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Johnson v. City of Richfield

United States District Court, D. Minnesota

February 22, 2018

CLARENCE JOHNSON and PAULINE JOHNSON, Plaintiffs,
v.
CITY OF RICHFIELD and HENNEPIN COUNTY, Defendants.

          Clarence Johnson and Pauline Johnson, pro se.

          Elizabeth C. Broodeen-Kou and Mary D. Tietjen, KENNEDY & GRAVEN CHARTERED, for City of Richfield.

          Frederick J. Sheriden, HENNEPIN COUNTY ATTORNEY'S OFFICE, for Hennepin County.

          ORDER

          Patrick J. Schiltz United States District Judge

         In 2016, defendant Hennepin County (the “County”) purchased the residential property of plaintiffs Clarence and Pauline Johnson in order to expand the roadways in Richfield. ECF No. 1, Ex. B. The County paid the Johnsons $225, 000 for their home-an amount that exceeded what the Johnsons' own appraiser said was fair market value-and the Johnsons used the money to purchase a new home. Id., Exs. C, H, I. As part of the purchase agreement, the County also agreed to pay the Johnsons an interest differential to compensate for the higher interest rate on their new mortgage; to relocate the Johnsons' gazebo, whirlpool tub, and certain appliances to their new home; and to install a freestanding shed and accessibility ramp at their new home. Id., Ex. C.

         After growing dissatisfied with the terms of the sale and with the County's performance under the contract, the Johnsons filed a complaint alleging that the County[1] had taken their property without paying just compensation in violation of the Fifth Amendment to the U.S. Constitution. The Johnsons also asserted a number of state-law claims, including claims that the County had breached the terms of the purchase agreement. ECF No. 1. After the County moved to dismiss the Johnsons' complaint, ECF Nos. 16, the Johnsons moved for judgment on the pleadings and asked for leave to amend their complaint, ECF Nos. 10, 32, 43, 55.

         In a Report and Recommendation (“R&R”) dated December 5, 2017, Magistrate Judge Hildy Bowbeer recommended granting the County's motion to dismiss, denying the Johnsons' motions for judgment on the pleadings, and denying the Johnsons' requests to amend their complaint. ECF No. 62. This matter is before the Court on the Johnsons' objection to the R&R. ECF No. 63. The Court has conducted a de novo review. See 28 U.S.C. § 636(b)(1); Fed.R.Civ.P. 72(b)(3). Based on that review, the Court overrules the Johnsons' objection, adopts the R&R, and dismisses the action.

         The Johnsons' only federal claim is that the County took their private property for public use without paying just compensation in violation of the Takings Clause of the Fifth Amendment. To succeed on their claim, the Johnsons would have to prove that (1) the County took their property; (2) the County did not pay the Johnsons just compensation for that property; and (3) the Johnsons exhausted their state-law remedies. The Johnsons can prove none of these things.

         First, the County did not take the Johnsons' property. The County informed the Johnsons that it planned to take their property through eminent-domain proceedings, but those proceedings turned out to be unnecessary because the Johnsons (who were represented by counsel) agreed to sell their property to the County. At that point, the matter “passed out of the range of the Fifth Amendment.” Albrecht v. United States, 329 U.S. 599, 603 (1947). Because the County did not take the Johnsons' property but instead purchased that property, the County's obligations to the Johnsons are measured not by the Takings Clause, but by the terms of their contract. See DeNaples v. C.I.R., 674 F.3d 172, 179 (3d Cir. 2012) (“The DeNaples and Pennsylvania created an agreement completely separate from the judicial process and the constitutional requirement of just compensation, as such the parties' rights and obligations are defined solely by the agreement's terms.”). The Johnsons might have a viable breach-of-contract claim against the County under Minnesota law, but they do not have a viable takings claim against the County under federal law.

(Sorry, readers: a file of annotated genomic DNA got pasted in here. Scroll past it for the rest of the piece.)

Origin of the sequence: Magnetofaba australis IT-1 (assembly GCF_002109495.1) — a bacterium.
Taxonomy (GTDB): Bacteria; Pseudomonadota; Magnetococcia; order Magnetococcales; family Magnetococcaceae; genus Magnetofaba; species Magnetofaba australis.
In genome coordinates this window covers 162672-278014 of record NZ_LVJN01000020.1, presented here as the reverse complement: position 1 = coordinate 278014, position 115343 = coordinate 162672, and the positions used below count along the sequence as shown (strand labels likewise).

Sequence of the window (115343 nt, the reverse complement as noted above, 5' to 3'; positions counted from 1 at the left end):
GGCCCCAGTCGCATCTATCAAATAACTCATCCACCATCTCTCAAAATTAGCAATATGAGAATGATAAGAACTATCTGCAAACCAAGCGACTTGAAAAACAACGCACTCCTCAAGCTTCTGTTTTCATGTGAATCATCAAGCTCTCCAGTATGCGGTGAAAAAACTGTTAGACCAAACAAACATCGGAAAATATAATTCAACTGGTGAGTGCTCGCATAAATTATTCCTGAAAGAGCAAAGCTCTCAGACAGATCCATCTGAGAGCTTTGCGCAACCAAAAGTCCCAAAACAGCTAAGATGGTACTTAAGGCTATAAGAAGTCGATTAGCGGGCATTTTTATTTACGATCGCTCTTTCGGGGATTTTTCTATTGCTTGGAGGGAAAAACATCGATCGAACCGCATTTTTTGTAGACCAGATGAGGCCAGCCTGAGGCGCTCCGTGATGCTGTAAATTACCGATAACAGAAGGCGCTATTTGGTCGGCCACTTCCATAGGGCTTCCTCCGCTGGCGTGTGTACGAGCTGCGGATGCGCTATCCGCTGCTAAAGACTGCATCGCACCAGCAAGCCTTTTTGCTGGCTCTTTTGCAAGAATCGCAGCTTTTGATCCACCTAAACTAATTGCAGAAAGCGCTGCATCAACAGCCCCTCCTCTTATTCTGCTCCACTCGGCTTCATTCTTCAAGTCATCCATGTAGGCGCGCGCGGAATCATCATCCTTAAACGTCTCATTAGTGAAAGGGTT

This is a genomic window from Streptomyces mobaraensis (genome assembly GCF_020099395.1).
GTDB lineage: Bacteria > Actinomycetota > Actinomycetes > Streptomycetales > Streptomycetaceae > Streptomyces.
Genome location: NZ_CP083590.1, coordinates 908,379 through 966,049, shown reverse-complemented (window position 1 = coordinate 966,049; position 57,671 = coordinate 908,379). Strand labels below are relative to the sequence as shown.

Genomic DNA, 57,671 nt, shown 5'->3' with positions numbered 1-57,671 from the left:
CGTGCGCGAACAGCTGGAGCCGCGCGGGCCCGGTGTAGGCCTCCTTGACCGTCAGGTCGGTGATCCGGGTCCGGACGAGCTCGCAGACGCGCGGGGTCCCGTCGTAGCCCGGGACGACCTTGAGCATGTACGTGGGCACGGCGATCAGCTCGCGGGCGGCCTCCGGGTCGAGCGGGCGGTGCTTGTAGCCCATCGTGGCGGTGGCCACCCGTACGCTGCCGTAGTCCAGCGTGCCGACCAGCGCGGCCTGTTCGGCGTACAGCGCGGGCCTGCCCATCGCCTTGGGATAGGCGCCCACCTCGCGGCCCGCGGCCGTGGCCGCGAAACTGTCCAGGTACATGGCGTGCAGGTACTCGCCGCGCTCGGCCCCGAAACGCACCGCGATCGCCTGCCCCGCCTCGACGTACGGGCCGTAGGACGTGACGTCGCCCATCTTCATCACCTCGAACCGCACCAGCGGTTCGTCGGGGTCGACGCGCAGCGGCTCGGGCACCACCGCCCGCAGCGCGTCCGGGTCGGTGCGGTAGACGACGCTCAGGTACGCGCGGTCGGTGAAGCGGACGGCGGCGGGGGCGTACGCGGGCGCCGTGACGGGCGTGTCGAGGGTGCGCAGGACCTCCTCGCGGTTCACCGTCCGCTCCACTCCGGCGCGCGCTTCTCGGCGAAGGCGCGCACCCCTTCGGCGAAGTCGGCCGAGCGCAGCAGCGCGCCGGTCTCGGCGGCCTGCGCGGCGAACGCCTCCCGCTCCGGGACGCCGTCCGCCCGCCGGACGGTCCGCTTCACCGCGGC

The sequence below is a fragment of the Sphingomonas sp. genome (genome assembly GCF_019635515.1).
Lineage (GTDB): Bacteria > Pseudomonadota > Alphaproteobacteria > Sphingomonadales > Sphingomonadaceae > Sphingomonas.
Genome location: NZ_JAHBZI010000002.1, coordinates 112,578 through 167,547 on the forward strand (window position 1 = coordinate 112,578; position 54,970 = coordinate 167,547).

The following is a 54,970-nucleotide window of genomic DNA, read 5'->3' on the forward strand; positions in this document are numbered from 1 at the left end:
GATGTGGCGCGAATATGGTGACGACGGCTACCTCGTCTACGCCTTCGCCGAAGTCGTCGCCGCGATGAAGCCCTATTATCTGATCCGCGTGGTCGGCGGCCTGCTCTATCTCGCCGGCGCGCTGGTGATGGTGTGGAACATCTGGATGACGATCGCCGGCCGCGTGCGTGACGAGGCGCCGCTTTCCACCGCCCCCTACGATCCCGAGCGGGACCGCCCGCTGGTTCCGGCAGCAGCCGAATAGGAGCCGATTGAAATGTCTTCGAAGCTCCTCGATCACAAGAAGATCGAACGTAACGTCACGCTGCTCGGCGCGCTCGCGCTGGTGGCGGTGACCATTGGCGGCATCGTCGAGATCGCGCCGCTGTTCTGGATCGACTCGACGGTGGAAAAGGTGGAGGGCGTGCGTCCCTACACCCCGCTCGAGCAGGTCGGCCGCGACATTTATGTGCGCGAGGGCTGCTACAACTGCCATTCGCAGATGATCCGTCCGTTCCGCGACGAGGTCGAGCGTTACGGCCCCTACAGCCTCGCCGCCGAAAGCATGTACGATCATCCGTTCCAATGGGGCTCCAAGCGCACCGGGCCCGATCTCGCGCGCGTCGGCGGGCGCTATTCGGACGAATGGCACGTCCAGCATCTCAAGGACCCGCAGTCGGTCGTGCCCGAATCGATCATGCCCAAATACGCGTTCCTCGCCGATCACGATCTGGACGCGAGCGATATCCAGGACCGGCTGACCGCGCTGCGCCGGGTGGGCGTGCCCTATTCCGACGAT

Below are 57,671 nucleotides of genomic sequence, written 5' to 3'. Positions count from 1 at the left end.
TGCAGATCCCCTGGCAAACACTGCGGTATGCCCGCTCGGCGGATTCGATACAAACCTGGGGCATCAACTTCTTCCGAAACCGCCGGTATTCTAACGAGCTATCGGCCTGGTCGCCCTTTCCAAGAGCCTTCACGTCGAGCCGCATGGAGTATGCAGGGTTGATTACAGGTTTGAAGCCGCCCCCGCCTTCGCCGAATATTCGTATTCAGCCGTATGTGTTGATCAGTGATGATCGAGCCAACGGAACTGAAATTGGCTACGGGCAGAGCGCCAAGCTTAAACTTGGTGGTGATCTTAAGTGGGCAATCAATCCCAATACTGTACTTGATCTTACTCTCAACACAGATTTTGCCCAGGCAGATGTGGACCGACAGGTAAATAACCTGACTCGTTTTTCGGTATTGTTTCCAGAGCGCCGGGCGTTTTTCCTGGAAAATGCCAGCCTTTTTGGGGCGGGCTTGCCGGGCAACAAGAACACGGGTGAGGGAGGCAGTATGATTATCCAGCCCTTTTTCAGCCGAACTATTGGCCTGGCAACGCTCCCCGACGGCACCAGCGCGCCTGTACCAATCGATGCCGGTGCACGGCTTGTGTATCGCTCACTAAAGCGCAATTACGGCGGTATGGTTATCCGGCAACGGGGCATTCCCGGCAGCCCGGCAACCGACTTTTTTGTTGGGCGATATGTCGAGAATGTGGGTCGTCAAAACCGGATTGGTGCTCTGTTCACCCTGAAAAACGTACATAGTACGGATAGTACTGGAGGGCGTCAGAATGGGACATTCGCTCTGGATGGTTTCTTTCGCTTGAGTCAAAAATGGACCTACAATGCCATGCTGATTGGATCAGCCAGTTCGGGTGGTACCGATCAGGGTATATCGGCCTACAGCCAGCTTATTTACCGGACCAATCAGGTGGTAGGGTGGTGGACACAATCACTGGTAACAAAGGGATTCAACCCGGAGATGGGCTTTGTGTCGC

Second, even if the County had taken the Johnsons' property, the Johnsons would not have a plausible claim that they did not receive just compensation. The County's appraiser estimated the value of the Johnsons' property as $196, 000. The Johnsons' appraiser estimated the value of the property as $210, 000. The County paid the Johnsons $225, 000. Under the circumstances, it is difficult to know how the compensation received by the Johnsons could possibly be found “unjust.” Finally, even if the County had taken the Johnsons' property, and even if the Johnsons could show that the compensation they received was unjust, the Johnsons would have to show that they “exhausted any available state procedure for seeking just compensation and been denied it.” Snaza v. City of Saint Paul, 548 F.3d 1178, 1181 (8th Cir. 2008). The Johnsons cannot make this showing, as they did not commence any state proceedings against the County.

         For these reasons, the Court agrees with Judge Bowbeer that the Johnsons' federal claim must be dismissed with prejudice. And, for the reasons described by Judge Bowbeer, the Court declines to exercise supplemental jurisdiction over the Johnsons' state-law claims. If they wish, the Johnsons may pursue their state-law claims in state court.

         ORDER

         Based on the foregoing, and on all of the files, records, and proceedings herein, the Court OVERRULES plaintiffs' objection [ECF No. 63] and ADOPTS the R&R [ECF ...


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